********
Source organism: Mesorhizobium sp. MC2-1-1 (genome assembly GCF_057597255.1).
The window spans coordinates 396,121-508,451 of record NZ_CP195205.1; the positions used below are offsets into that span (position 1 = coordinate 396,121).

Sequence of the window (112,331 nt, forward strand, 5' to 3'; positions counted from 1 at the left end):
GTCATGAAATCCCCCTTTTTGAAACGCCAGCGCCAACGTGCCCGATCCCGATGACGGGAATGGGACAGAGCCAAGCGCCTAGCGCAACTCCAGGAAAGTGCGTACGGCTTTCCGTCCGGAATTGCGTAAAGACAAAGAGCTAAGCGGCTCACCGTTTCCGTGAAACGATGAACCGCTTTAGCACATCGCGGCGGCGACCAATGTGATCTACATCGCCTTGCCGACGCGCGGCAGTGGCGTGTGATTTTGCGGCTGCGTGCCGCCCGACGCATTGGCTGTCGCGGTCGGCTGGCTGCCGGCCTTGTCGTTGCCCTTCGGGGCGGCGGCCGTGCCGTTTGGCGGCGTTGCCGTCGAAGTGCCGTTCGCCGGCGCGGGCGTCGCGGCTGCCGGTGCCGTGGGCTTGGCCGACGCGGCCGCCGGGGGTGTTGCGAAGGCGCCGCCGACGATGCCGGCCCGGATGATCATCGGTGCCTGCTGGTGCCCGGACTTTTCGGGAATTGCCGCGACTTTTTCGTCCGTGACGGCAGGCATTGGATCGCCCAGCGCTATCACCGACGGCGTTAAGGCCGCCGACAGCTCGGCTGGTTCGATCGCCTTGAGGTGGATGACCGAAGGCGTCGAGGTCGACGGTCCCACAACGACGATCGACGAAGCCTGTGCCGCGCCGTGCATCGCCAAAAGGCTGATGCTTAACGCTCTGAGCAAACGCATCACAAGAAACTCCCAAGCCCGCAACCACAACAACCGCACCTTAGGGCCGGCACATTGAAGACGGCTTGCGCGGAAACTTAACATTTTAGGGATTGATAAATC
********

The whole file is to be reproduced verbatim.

Source organism: Mesorhizobium sp. MC2-1-1 (genome assembly GCF_057597255.1).
The window spans coordinates 396,121-508,451 of record NZ_CP195205.1; the positions used below are offsets into that span (position 1 = coordinate 396,121).

Sequence of the window (112,331 nt, forward strand, 5' to 3'; positions counted from 1 at the left end):
GTCATGAAATCCCCCTTTTTGAAACGCCAGCGCCAACGTGCCCGATCCCGATGACGGGAATGGGACAGAGCCAAGCGCCTAGCGCAACTCCAGGAAAGTGCGTACGGCTTTCCGTCCGGAATTGCGTAAAGACAAAGAGCTAAGCGGCTCACCGTTTCCGTGAAACGATGAACCGCTTTAGCACATCGCGGCGGCGACCAATGTGATCTACATCGCCTTGCCGACGCGCGGCAGTGGCGTGTGATTTTGCGGCTGCGTGCCGCCCGACGCATTGGCTGTCGCGGTCGGCTGGCTGCCGGCCTTGTCGTTGCCCTTCGGGGCGGCGGCCGTGCCGTTTGGCGGCGTTGCCGTCGAAGTGCCGTTCGCCGGCGCGGGCGTCGCGGCTGCCGGTGCCGTGGGCTTGGCCGACGCGGCCGCCGGGGGTGTTGCGAAGGCGCCGCCGACGATGCCGGCCCGGATGATCATCGGTGCCTGCTGGTGCCCGGACTTTTCGGGAATTGCCGCGACTTTTTCGTCCGTGACGGCAGGCATTGGATCGCCCAGCGCTATCACCGACGGCGTTAAGGCCGCCGACAGCTCGGCTGGTTCGATCGCCTTGAGGTGGATGACCGAAGGCGTCGAGGTCGACGGTCCCACAACGACGATCGACGAAGCCTGTGCCGCGCCGTGCATCGCCAAAAGGCTGATGCTTAACGCTCTGAGCAAACGCATCACAAGAAACTCCCAAGCCCGCAACCACAACAACCGCACCTTAGGGCCGGCACATTGAAGACGGCTTGCGCGGAAACTTAACATTTTAGGGATTGATAAATC